On a non-crosswind day I have seen large air carriers (DC-8 years ago for one) slip the plane 400 feet above the ground. Could it have been a correction based on his above glide path PAPI indication?

A good X-wind landing is impressive, would a slip on a calm wind day be considered the same? Or just a good save for poorly flown approach?

I've been at SAN Tower for 23 years, say hi to MG next time you drop in.
You can use a slip to lose altitude, its been done for years but usually not with the big birds. Keep an eye on the old taildraggers, the ones who do not have any flaps. They usually stay a bit high until the field is made then slip to about 10 or 20 feet then straighten out and land.

Problem with larger airplanes is that the people in the back do not like a slip and with the longer wings you have to worry about catching a wingtip doing things like that.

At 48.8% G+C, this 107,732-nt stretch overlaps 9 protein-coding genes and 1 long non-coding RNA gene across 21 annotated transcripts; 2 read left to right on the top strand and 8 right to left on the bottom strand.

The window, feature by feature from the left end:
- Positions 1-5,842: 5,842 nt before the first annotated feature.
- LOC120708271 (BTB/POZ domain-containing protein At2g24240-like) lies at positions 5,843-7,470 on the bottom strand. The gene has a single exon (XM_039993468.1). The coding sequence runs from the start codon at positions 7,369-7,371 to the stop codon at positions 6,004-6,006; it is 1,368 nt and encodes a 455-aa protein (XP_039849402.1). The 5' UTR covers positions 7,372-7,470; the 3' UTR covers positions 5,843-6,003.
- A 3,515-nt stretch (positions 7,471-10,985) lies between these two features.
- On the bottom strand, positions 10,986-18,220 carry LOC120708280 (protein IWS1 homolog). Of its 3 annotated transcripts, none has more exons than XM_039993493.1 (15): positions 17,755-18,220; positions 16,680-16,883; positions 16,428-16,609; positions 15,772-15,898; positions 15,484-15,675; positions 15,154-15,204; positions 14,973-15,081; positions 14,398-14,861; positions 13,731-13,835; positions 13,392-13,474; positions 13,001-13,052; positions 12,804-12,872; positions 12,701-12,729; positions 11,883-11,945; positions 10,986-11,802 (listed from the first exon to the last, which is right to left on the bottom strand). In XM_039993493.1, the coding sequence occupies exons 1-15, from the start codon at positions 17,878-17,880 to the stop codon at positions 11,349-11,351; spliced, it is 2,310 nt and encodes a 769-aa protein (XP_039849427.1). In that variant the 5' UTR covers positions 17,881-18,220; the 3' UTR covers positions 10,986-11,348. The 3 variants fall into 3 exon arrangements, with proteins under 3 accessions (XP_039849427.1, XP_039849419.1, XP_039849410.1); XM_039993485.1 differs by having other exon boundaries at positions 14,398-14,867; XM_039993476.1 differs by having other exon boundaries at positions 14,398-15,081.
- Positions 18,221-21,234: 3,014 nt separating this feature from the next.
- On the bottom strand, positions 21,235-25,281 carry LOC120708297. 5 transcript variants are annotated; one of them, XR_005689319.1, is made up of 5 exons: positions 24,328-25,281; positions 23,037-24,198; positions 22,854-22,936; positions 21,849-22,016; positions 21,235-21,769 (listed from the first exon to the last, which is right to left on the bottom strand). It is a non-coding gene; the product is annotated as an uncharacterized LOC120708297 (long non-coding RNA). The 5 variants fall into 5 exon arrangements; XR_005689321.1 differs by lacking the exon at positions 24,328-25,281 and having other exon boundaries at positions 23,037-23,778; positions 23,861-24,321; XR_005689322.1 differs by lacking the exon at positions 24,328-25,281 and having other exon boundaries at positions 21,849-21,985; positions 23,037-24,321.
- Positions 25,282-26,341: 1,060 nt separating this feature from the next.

JoeA
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Old 08-13-2005, 01:06 PM
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What is a "Slip"
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Old 08-13-2005, 01:25 PM
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I'm no pilot so bear with me please. In such a landing isn't there an enormous amount of torque applied to the landing struts perpendicular to the desired landing vector?
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Old 08-13-2005, 03:31 PM
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Quote:
Originally posted by 1973911s
What is a "Slip"
An airplane normally goes through the air in sync, that is the left and right wing parallel. When you put a bit of rudder into the mix the airplane will go somewhat sideways, that is with one wing leading the other.